“Pull Me Up,” which is what I called this week’s column, is about vigilance; about who looks out for the one who’s looking out for the rest of us.
I am married to Mr. Vigilance. Personified. When we travel I’m all the time talkin’ to little kids in the food line or jokin’ around with the smokers in that walled-off leper colony of a cement room they’re forced to use.
Not David. David is practically testing the instrument panel on the plane. He lies awake the whole night before a trip and worries. Boards the plane and worries. Lands and worries.
It’s not because he’s a seasoned traveler and I’m some neophyte. For the last 23 years I’ve been flying all over the map, comin’ in to Tampa when it’s 93 degrees and soaking with humidity to be on some dumb magazine show for 90 seconds; screeching in to Tucson and taking a wrong turn in the desert at midnight; climbing into some little rental car just as dusk is settling over some godforsaken rustbelt city whose newspaper I’ve made arrangements to call on…. Wherever I am, I just look at my little map and set right out, full of delight and happy expectation, assuming some stranger will take care of me, get out of his car to draw me a better map than the one I have; offer to lead me to my destination even because this has been my experience. I expect cheery good will on the part of the universe if not big affectionate pats to the head.
David must just expect something else, though we don’t talk about it at all – maybe because he’s so busy looking after me. I say this because I….. lose things; I drop things; I walk out of the kitchen thinkin’ I’m done in there for the next five hours, totally not noticing the six-inch flame still doing the Hula on an empty burner. And there’s more: Once I put a five pounds of flour down the garbage dispose-all, causing it to become instantly constipated. Once, while easing the baby into her carseat I put my purse on top of the car, off of which it instantly slid the second I accelerated, to be picked up by a Bonnie-and Clyde style couple who the cops then gave lights-and-sirens chase to through three towns in central New Hampshire…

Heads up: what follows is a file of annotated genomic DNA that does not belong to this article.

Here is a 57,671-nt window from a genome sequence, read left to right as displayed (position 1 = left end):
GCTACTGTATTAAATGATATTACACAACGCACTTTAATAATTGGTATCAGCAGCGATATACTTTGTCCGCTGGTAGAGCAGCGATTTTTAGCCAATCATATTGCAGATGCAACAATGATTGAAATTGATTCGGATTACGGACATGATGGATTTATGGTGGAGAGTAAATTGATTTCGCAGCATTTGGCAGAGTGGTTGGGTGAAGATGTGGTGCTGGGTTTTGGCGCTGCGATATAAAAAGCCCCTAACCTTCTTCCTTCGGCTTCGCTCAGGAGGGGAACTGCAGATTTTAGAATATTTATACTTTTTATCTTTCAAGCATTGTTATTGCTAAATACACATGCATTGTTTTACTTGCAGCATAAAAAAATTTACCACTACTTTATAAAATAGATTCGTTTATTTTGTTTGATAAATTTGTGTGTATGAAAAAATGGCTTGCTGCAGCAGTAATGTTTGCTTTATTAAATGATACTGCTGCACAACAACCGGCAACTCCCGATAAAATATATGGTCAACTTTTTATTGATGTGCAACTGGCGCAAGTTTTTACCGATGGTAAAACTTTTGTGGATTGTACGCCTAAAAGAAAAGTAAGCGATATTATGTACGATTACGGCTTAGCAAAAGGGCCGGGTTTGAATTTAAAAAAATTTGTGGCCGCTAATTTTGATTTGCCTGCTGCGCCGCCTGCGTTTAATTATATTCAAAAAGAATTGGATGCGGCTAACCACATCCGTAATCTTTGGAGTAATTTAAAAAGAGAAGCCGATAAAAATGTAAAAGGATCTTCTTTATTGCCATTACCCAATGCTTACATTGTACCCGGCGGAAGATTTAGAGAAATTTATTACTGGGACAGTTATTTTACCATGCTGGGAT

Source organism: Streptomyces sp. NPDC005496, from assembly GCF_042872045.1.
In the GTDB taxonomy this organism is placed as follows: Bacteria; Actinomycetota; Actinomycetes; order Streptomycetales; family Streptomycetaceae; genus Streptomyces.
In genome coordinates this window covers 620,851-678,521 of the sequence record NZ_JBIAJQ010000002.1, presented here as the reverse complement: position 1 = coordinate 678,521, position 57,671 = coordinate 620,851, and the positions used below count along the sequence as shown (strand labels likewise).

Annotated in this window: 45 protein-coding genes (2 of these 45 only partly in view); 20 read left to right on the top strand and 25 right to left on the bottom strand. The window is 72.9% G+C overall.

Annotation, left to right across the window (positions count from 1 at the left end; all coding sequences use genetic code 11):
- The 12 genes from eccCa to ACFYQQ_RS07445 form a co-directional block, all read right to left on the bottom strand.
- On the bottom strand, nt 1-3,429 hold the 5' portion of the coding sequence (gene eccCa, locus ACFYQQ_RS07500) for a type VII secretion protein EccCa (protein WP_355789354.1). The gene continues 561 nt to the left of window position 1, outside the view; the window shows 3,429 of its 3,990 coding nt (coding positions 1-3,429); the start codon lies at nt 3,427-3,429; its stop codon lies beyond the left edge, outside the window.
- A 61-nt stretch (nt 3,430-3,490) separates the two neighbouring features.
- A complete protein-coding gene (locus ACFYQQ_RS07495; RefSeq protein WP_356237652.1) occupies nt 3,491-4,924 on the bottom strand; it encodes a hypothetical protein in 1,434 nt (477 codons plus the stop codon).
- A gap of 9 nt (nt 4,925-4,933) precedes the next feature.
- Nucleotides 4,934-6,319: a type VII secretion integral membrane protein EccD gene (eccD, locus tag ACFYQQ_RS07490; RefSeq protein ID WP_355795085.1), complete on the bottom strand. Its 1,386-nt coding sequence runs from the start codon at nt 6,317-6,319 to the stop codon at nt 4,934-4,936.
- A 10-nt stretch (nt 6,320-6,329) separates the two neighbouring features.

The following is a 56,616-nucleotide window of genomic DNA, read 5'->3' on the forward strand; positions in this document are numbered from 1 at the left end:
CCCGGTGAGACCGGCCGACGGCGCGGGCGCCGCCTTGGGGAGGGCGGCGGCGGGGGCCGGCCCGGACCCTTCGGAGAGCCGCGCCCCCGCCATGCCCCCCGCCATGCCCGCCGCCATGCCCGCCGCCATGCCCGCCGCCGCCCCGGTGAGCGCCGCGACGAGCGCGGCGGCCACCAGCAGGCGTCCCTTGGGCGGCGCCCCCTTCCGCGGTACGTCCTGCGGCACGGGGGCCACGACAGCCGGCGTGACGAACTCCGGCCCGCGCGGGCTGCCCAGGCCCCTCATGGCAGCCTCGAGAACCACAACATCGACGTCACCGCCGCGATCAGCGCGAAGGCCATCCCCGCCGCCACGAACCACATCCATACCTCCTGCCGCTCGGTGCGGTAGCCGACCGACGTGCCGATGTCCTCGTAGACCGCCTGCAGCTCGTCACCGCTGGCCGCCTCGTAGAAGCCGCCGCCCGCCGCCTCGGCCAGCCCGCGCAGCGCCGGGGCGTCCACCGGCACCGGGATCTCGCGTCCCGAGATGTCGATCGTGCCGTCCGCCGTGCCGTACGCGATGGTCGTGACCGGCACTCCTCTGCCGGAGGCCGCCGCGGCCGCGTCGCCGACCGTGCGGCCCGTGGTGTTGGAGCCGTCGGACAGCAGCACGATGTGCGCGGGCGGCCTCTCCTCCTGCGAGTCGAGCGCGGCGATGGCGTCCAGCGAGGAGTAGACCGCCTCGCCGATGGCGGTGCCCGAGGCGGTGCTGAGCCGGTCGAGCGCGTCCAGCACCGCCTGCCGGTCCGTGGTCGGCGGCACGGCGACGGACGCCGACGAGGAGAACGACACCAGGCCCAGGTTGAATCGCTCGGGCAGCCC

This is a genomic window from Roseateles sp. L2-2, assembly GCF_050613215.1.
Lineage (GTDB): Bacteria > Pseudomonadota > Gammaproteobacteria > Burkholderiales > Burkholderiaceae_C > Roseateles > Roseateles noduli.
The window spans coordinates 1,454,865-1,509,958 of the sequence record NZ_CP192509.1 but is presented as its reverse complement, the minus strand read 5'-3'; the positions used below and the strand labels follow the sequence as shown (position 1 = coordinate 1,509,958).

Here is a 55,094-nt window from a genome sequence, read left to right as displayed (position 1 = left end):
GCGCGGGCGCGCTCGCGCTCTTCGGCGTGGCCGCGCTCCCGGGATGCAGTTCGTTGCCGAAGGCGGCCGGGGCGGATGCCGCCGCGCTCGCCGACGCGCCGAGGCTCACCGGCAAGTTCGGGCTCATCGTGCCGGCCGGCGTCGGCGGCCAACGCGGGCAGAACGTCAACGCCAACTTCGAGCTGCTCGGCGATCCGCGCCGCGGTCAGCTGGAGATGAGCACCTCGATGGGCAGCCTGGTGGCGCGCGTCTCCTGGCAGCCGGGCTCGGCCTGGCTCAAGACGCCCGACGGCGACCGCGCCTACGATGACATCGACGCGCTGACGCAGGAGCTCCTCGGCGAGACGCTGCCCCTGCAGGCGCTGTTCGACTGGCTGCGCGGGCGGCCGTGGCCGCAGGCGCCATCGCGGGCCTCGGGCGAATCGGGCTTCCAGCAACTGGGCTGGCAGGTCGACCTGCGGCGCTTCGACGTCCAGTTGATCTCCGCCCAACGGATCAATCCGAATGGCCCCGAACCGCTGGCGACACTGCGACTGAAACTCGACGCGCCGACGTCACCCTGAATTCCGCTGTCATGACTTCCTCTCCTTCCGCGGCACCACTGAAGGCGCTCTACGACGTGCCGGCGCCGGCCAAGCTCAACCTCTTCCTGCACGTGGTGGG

The other day was a real low point though: the other day I came trotting down stairs with my Innisbrook tote bag just as David was getting ready to leave for work. “Oh nooooo!” I shouted with dismay because inside this nice leather shoulder bag that he had won at his latest golf tournament everything was suddenly soaked.
Patiently he set down his own pile of stuff and took it from me. Out came the diary and the daybook, the three New Yorkers and the Time magazine, the nectarine and the cell phone, all of which I clucked and mourned over and tried to dry off.
“WHAT have you GOT in this bag?” he was just exclaiming – until he came upon the full cup of coffee that had tipped over inside it.
“You put COFFEE in a tote bag?”
“Oh hmmmm… well I thought I had sealed it.”
Then he turned the whole thing over to shake out the pencils, the gum and the pacifier, the toothbrush, the carrots and the lip gloss – and found something that embarrassed even me: a half-eaten ice cream cone, the cone part anyway, now a soggy blob of waffley goodness still wrapped in its protective paper napkin.
He cleaned it all up anyway and handed it back to me after like ten whole minutes, and I couldn’t understand why he was smiling.
“Wait, I made you late for work – AND your hands smell like coffee and rotten Maple Walnut,” I said. “Aren’t you mad at me?”
“Nah” he said.
“Really? Why not?”
“Because the kids and I are gonna have a REAL laugh over this one!”
How grateful am I for the one who watches over me while in my manic way I attempt to watch over the whole known world? Really grateful – of course.
And hey: getting laughed at behind my back is a mighty small price to pay.
So thanks for all the vigilance, Davey Dave… NOW WIPE THAT SMILE OFF YOUR FACE!